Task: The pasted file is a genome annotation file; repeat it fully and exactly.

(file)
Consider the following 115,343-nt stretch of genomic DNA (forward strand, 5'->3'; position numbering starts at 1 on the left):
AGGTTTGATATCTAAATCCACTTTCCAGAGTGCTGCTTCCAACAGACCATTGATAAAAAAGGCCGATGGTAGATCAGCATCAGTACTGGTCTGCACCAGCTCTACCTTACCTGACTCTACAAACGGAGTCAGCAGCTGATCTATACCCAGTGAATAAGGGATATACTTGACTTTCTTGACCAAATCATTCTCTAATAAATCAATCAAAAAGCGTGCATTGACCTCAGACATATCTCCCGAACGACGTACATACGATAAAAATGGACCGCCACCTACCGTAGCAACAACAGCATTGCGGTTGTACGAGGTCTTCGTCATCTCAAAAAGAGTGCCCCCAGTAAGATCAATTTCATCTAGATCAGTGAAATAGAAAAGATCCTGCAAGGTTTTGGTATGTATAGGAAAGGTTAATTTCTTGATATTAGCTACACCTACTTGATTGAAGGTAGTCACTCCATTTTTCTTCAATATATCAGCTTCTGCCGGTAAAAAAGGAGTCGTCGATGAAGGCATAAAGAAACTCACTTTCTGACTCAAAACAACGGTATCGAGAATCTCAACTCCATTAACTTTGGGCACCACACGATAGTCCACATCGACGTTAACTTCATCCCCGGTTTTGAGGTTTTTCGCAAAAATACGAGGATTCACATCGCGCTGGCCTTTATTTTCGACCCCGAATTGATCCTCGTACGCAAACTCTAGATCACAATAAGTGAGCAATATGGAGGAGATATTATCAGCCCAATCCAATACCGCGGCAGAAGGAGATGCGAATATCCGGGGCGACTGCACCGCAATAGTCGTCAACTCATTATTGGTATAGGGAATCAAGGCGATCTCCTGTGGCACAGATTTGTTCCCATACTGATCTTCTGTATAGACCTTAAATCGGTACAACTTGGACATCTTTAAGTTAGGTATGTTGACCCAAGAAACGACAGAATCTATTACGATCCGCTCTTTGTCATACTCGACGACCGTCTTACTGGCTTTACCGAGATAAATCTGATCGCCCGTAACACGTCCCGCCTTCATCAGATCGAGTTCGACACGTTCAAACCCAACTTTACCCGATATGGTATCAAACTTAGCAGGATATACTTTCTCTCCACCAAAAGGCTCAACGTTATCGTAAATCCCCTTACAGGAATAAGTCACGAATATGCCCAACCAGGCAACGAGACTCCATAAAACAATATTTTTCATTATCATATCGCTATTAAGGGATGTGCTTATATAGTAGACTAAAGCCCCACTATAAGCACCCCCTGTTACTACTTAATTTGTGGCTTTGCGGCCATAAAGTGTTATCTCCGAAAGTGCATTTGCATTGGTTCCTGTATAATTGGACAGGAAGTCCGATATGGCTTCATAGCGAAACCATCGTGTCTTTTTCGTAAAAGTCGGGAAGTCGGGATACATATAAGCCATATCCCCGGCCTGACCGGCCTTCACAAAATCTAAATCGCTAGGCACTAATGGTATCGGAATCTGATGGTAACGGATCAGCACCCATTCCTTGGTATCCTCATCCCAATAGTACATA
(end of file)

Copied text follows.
Consider the following 115,343-nt stretch of genomic DNA (forward strand, 5'->3'; position numbering starts at 1 on the left):
AGGTTTGATATCTAAATCCACTTTCCAGAGTGCTGCTTCCAACAGACCATTGATAAAAAAGGCCGATGGTAGATCAGCATCAGTACTGGTCTGCACCAGCTCTACCTTACCTGACTCTACAAACGGAGTCAGCAGCTGATCTATACCCAGTGAATAAGGGATATACTTGACTTTCTTGACCAAATCATTCTCTAATAAATCAATCAAAAAGCGTGCATTGACCTCAGACATATCTCCCGAACGACGTACATACGATAAAAATGGACCGCCACCTACCGTAGCAACAACAGCATTGCGGTTGTACGAGGTCTTCGTCATCTCAAAAAGAGTGCCCCCAGTAAGATCAATTTCATCTAGATCAGTGAAATAGAAAAGATCCTGCAAGGTTTTGGTATGTATAGGAAAGGTTAATTTCTTGATATTAGCTACACCTACTTGATTGAAGGTAGTCACTCCATTTTTCTTCAATATATCAGCTTCTGCCGGTAAAAAAGGAGTCGTCGATGAAGGCATAAAGAAACTCACTTTCTGACTCAAAACAACGGTATCGAGAATCTCAACTCCATTAACTTTGGGCACCACACGATAGTCCACATCGACGTTAACTTCATCCCCGGTTTTGAGGTTTTTCGCAAAAATACGAGGATTCACATCGCGCTGGCCTTTATTTTCGACCCCGAATTGATCCTCGTACGCAAACTCTAGATCACAATAAGTGAGCAATATGGAGGAGATATTATCAGCCCAATCCAATACCGCGGCAGAAGGAGATGCGAATATCCGGGGCGACTGCACCGCAATAGTCGTCAACTCATTATTGGTATAGGGAATCAAGGCGATCTCCTGTGGCACAGATTTGTTCCCATACTGATCTTCTGTATAGACCTTAAATCGGTACAACTTGGACATCTTTAAGTTAGGTATGTTGACCCAAGAAACGACAGAATCTATTACGATCCGCTCTTTGTCATACTCGACGACCGTCTTACTGGCTTTACCGAGATAAATCTGATCGCCCGTAACACGTCCCGCCTTCATCAGATCGAGTTCGACACGTTCAAACCCAACTTTACCCGATATGGTATCAAACTTAGCAGGATATACTTTCTCTCCACCAAAAGGCTCAACGTTATCGTAAATCCCCTTACAGGAATAAGTCACGAATATGCCCAACCAGGCAACGAGACTCCATAAAACAATATTTTTCATTATCATATCGCTATTAAGGGATGTGCTTATATAGTAGACTAAAGCCCCACTATAAGCACCCCCTGTTACTACTTAATTTGTGGCTTTGCGGCCATAAAGTGTTATCTCCGAAAGTGCATTTGCATTGGTTCCTGTATAATTGGACAGGAAGTCCGATATGGCTTCATAGCGAAACCATCGTGTCTTTTTCGTAAAAGTCGGGAAGTCGGGATACATATAAGCCATATCCCCGGCCTGACCGGCCTTCACAAAATCTAAATCGCTAGGCACTAATGGTATCGGAATCTGATGGTAACGGATCAGCACCCATTCCTTGGTATCCTCATCCCAATAGTACATA